Red/Cyan 3D glasses are needed to view the photos in this post.
When I was in Edinburgh a couple years ago, One of my favourite spots was Calton Hill. It’s a grassy park atop a small hill right next to downtown. The hilltop has a number of beautiful monuments and structures on top, and has a perfect view of the city center in one direction, and the shores of the Firth of Forth in the other. When I continued on to Glasgow, I took a short tour around town, and saw another hill with monuments atop it. Thinking it was a park similar to Calton Hill, I went to see it, and….
And it was a cemetery.
I mean, it was an amazing cemetery; an early interdenominational cemetery opened in 1832, the 37 acre large Glasgow Necropolis has some beautifully designed gravestones and monuments. It was well worth looking around. The paths wind around the hill; different styles of monument stand side by side. The park is well maintained and landscaped. There are over 3500 tombs and mausoleums in the park, and over 50 000 burials. That would be enough for me to inter 2/3 of my city’s population… not that I’m planning anything, of course.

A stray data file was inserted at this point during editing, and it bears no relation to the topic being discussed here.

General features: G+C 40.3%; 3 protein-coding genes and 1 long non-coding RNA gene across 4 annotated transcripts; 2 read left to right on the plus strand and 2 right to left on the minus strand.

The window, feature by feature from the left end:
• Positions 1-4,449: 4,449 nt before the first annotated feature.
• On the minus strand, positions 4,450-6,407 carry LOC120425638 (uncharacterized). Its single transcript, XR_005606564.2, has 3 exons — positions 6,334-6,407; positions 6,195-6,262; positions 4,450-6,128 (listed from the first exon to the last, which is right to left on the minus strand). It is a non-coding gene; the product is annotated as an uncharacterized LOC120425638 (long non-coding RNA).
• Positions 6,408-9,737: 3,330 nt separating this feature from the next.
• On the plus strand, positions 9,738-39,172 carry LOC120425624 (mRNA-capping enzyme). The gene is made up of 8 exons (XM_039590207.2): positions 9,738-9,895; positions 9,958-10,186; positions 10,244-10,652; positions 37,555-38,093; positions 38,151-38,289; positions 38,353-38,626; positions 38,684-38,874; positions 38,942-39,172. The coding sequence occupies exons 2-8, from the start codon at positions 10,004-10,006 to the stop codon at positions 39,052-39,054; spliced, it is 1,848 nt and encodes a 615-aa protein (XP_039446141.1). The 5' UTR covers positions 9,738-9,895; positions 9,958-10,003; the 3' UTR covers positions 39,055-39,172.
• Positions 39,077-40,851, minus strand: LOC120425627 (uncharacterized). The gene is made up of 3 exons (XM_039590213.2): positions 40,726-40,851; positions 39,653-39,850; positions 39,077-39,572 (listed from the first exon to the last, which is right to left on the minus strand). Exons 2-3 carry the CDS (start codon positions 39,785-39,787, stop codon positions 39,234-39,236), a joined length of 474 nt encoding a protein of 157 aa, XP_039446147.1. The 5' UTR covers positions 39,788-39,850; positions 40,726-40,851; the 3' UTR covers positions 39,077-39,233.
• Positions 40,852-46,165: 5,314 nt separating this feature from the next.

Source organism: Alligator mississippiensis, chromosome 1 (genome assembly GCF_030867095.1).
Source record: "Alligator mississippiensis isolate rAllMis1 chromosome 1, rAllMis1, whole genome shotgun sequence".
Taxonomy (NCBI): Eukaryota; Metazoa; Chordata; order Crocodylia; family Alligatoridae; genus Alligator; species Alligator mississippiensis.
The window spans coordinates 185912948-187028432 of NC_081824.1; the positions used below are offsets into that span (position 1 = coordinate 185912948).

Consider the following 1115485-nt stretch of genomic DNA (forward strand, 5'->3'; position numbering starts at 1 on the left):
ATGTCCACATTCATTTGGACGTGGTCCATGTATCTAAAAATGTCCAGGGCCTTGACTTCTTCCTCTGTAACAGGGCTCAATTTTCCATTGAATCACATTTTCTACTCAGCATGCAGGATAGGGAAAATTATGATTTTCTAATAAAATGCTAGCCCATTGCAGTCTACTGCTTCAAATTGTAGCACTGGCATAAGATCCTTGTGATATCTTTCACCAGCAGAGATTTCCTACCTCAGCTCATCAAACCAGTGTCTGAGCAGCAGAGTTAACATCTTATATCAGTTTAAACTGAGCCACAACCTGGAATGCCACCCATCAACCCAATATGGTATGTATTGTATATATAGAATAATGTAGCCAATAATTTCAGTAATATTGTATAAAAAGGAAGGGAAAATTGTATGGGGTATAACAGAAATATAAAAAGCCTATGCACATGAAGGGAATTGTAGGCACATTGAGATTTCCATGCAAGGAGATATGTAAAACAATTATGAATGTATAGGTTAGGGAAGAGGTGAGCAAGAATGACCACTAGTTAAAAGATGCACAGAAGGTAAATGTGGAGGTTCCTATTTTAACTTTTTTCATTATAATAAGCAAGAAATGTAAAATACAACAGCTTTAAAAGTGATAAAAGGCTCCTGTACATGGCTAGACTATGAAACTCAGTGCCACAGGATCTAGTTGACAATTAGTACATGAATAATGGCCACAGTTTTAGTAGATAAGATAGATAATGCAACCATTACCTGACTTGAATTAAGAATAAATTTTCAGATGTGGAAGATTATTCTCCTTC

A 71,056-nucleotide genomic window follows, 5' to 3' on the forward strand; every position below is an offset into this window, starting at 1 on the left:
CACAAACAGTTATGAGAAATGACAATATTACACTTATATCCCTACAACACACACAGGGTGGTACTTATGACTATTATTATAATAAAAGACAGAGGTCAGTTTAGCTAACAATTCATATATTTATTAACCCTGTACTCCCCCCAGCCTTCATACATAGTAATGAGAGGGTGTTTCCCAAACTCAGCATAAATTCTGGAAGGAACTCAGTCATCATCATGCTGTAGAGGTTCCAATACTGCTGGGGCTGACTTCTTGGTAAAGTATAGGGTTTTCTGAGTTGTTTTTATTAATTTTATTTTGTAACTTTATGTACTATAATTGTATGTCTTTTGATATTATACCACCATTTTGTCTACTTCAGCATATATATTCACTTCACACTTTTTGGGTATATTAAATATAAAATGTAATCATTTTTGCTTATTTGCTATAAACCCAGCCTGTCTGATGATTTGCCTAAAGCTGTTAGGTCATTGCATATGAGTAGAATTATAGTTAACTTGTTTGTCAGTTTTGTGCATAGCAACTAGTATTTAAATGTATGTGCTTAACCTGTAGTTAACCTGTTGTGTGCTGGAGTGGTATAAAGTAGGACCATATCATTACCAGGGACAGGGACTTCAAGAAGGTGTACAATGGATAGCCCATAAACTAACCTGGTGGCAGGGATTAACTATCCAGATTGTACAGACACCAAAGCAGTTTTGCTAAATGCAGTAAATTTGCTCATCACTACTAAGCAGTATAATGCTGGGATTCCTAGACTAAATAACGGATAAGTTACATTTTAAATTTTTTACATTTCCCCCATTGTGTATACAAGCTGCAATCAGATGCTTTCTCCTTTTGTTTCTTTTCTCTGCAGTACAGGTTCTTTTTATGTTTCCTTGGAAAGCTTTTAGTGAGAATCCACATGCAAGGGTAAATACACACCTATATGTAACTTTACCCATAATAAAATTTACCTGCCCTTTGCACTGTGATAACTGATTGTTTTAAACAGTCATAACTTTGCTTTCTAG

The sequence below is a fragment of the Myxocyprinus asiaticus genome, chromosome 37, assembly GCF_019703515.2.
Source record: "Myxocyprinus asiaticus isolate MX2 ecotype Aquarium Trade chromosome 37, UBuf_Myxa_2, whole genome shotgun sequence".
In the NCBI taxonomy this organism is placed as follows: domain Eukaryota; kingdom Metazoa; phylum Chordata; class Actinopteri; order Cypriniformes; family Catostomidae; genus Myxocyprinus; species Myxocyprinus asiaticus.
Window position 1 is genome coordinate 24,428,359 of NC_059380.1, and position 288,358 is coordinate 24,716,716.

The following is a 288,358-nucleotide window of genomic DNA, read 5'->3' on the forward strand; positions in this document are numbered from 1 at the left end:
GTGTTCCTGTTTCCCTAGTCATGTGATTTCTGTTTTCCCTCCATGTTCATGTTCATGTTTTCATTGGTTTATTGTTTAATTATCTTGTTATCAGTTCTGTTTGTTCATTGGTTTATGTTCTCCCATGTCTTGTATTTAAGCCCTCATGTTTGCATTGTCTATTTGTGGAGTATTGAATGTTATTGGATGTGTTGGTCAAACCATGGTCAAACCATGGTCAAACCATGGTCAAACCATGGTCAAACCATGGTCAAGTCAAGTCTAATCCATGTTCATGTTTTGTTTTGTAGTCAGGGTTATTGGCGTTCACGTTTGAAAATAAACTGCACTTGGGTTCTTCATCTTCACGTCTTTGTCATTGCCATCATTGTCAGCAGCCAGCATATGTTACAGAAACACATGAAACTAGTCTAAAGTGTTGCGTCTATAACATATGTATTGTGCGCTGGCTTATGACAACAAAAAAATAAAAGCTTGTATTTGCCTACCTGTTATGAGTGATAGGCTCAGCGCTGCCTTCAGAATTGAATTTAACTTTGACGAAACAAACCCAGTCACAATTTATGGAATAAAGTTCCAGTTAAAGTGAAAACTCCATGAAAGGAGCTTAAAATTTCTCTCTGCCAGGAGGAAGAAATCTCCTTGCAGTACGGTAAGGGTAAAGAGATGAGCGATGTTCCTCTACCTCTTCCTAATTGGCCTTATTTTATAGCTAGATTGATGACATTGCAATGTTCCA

So, in the spirit of Halloween, here are a few photos I took in the necropolis near sunset.
A Darker Perspective
And… now that I’m looking at them, there’s a bit of a problem. They aren’t bad photos(I quite like them), but not really ‘spooky’ enough for Halloween. It would have been different if I had my full spectrum camera; near-infrared photos would have given the Glasgow Necropolis a more ghostly look. The sky would have been dark, and the ground a pale blue or bone white. Unfortunately, my camera developed a glitch a couple days earlier so that I couldn’t adjust the white balance, and I hadn’t figured out the problem.
Instead, lets go with the tried-and-true method of making things look creep and alien, inverting the colours. A staple of low budget horror and science fiction shows(yes, I’m thinking of Doctor Who specifically), it’s one of the easiest things to do to a photo or video in the digital age; literally every photo editor I’ve ever used has had a single button for converting the picture. Anyone can do it nowadays. In fact, I think it is common enough that the inverted photos don’t have much of an impact anymore- it doesn’t feel as eerie and unusual as it would have seemed 40 years ago.
… but what if it was in 3D?